Boulevard Brewing’s Single-Wide IPA is a wheat IPA which means that that signature hoppy bitterness of the American IPA is even more dominant than normal. There’s a foamy long lasting head and the scent is citrusy, with orange and grapefruit. The middle and finish have a ton of pine, with some lingering citrus in the background. It is a hop bomb if I’ve ever had one, and a good beer for sure, but there’s nothing that makes it stand out for me. Enjoyable, but unremarkable.
I finally got my hands on a coveted bottle of Bitches Brew, which pays homage to the Miles Davis album of the same name. I have to be honest, when I saw that this was brewed with honey, I expected this to pour golden and sticky sweet, maybe along the lines of Black and Blue. I was wrong. This beer pours as black as coal, and the sweetness is chocolaty and rich. The nose is roasty, with cocoa and a fruitiness reminiscent of Belgian yeast. The middle is rich, with bitter chocolate in the background and sweet, heavy milky body in the foreground. The finish is balanced between the sweet and the dry notes, with some vanilla right at the end. This is a wonderfully complex and well executed beer. I need to go get another bottle to put away, to see how it changes with age.
Stone’s 16th Anniversary IPA is a delicious double IPA brewed with lemon, and what it perhaps my favorite grain, rye. They’re both noticeable in the nose, through the fluffy meringue like head. The middle is heavy and sticky and has plenty of sweet to balance the bitter. The finish is heavy with lemon and offers a lingering bitterness. Overall, this is a well balanced double IPA that has a nice touch with the addition of rye, but isn’t particularly remarkable.
It’s somewhat fitting that as the Northeast cleans up after superstorm Sandy that I’m wishing them well with local pirate themed beer; Winter Storm, an imperial ESB from the Heavy Seas line by Clipper City Brewing in Baltimore, Maryland. The scent is grainy and slightly floral. The middle is caramel with more pine than I’m used to in an ESB. It seems they’ve hopped this one up a bit. As for the “Imperial” it’s definitely heavier than your average ESB, with a medium to heavy body and a bit of chewiness at the finish, and at 7.5% ABV it’s a fairly potent brew. Overall this is a really nice, well balanced beer.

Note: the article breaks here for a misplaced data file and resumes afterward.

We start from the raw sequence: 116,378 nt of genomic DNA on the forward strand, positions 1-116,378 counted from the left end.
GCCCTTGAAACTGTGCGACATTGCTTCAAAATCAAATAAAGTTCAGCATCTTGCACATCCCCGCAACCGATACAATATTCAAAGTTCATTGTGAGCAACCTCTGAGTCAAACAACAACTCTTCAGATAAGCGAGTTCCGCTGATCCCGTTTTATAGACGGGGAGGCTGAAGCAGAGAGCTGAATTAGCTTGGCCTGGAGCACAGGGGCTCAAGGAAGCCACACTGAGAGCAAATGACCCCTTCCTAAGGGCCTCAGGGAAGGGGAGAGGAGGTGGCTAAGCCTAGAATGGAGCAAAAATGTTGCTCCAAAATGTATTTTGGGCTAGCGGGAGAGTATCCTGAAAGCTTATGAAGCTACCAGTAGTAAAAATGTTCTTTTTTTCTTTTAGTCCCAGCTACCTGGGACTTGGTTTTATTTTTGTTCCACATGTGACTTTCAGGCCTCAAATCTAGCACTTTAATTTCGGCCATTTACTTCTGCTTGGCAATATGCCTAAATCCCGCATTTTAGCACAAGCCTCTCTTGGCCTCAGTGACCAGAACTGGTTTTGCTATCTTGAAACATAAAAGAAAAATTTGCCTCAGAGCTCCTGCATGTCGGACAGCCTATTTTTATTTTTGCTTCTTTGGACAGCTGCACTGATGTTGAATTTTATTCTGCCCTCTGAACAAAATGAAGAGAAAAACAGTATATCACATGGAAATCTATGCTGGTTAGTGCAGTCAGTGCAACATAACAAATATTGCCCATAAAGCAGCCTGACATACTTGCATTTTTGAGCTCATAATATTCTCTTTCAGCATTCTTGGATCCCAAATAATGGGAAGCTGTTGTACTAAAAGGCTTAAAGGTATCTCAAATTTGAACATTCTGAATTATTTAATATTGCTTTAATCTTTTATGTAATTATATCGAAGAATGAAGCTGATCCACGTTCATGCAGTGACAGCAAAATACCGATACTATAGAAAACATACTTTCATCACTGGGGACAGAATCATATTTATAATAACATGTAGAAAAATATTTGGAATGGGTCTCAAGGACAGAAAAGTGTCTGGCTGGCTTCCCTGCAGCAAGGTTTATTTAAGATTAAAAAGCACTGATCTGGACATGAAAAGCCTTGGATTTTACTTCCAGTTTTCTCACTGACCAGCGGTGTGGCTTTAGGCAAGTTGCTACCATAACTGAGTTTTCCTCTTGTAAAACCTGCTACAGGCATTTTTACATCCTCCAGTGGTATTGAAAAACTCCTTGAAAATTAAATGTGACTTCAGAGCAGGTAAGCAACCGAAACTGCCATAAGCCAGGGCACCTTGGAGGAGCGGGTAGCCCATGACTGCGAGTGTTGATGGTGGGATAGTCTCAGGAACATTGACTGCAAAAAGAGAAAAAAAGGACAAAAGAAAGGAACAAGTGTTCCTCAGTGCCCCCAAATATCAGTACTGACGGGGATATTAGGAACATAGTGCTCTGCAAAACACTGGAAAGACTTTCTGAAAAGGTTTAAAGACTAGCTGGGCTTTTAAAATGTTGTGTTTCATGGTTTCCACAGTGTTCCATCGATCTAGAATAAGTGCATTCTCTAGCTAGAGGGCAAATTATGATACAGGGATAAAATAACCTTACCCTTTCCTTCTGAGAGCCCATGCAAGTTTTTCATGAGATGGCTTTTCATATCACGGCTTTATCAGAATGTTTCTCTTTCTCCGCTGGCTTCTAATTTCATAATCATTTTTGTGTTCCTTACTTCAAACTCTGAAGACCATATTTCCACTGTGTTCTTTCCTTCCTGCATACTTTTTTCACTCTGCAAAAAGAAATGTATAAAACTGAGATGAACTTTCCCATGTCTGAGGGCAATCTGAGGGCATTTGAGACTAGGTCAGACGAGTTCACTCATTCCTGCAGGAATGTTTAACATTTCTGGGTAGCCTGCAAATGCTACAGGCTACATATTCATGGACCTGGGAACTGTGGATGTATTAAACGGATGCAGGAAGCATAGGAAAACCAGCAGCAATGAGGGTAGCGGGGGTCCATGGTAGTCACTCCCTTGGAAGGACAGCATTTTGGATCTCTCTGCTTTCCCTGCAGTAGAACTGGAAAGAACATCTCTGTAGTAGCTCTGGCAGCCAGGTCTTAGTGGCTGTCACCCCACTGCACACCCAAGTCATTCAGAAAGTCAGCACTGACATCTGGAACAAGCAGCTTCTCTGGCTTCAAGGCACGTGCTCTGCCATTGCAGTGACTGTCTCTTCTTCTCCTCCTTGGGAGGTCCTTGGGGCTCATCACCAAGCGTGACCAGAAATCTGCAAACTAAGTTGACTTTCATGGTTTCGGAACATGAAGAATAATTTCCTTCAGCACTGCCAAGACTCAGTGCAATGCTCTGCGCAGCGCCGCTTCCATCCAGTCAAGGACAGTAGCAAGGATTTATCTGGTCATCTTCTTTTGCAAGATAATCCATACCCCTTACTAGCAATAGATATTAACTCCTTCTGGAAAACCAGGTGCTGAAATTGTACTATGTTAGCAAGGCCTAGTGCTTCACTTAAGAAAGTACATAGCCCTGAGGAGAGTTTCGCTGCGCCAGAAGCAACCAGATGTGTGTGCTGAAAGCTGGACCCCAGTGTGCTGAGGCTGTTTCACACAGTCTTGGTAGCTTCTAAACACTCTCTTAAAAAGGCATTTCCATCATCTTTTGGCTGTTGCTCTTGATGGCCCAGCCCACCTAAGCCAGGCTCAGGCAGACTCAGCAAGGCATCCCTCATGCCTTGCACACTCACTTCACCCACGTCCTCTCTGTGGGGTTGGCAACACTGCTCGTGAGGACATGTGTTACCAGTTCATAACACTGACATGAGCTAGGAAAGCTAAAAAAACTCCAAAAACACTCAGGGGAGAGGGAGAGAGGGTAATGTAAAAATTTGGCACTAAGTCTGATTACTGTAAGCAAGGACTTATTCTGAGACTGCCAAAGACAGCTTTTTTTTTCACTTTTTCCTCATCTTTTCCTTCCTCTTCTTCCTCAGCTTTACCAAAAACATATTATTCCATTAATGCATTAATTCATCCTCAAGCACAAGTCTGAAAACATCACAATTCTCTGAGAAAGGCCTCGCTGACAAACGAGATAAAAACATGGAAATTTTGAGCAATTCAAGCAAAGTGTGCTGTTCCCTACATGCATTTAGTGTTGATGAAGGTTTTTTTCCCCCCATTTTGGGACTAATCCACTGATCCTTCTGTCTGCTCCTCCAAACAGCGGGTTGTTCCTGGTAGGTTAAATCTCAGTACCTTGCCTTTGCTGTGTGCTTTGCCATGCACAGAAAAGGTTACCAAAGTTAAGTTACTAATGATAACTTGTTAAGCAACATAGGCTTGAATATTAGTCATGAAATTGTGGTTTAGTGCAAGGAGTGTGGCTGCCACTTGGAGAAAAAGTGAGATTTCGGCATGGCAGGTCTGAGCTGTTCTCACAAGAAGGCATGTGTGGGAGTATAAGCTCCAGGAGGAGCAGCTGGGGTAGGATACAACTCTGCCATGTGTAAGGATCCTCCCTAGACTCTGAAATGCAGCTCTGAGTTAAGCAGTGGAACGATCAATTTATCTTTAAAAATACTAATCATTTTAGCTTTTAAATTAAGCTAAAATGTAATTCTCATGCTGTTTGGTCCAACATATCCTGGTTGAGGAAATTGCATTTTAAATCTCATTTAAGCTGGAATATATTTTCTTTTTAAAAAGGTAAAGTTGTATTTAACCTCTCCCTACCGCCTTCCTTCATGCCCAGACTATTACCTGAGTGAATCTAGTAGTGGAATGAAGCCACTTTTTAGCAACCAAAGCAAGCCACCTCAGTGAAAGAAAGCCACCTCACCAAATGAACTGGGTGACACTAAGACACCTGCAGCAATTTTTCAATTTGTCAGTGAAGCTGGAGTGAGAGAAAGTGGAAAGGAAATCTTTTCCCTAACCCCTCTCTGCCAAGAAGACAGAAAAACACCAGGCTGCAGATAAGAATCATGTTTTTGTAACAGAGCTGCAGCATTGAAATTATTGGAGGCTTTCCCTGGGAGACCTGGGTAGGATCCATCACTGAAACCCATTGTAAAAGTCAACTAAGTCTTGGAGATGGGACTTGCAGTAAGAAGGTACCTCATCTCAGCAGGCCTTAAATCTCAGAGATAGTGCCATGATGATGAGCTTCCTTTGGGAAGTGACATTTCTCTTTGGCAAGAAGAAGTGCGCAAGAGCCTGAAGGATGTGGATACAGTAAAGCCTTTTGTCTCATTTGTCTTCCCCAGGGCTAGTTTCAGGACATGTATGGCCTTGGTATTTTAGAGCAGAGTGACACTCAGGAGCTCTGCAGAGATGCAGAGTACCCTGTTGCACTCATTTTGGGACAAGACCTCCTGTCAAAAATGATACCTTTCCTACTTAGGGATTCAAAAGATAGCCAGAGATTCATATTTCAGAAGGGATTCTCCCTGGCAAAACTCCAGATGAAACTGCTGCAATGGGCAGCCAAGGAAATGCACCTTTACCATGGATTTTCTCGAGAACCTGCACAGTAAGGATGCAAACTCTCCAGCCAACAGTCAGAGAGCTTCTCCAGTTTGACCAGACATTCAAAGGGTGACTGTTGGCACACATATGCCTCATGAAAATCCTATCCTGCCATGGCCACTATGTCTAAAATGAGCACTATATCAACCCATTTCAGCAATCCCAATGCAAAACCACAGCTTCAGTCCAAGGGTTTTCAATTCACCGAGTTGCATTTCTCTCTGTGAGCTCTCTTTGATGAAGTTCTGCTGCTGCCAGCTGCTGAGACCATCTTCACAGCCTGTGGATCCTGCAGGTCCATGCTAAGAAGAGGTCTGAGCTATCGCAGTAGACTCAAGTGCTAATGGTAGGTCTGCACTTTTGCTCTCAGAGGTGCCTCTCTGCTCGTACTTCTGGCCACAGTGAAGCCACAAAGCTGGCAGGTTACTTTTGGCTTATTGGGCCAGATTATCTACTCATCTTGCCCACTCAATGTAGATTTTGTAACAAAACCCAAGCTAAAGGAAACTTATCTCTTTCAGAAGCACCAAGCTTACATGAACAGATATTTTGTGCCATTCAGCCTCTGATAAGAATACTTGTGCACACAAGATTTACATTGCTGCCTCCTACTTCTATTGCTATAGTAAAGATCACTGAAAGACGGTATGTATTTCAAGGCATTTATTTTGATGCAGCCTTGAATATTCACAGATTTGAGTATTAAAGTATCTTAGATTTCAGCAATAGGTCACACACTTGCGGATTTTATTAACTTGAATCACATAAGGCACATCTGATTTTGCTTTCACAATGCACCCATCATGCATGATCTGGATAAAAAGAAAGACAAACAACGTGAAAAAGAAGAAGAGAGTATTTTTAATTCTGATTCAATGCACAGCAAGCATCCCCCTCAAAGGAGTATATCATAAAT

Tonight I’m trying out an imperial stout from Boulevard Brewing in Missouri, called Dark Truth Stout. It pours an inky black, and has a super dense long-lasting head. The scents are of chocolate and coffee, with a slight astringency. The middle is rich and creamy, with a heavy, milky body, and notes of chocolate and orange and bitter roasted malt. The finish is sticky and lingers on the back of the tongue, and gives only the slightest hint of the alcohol that’s present in fairly substantial quantities. (9.7% ABV) This is a beautiful heavy beer, just right for a chilly fall night after dinner.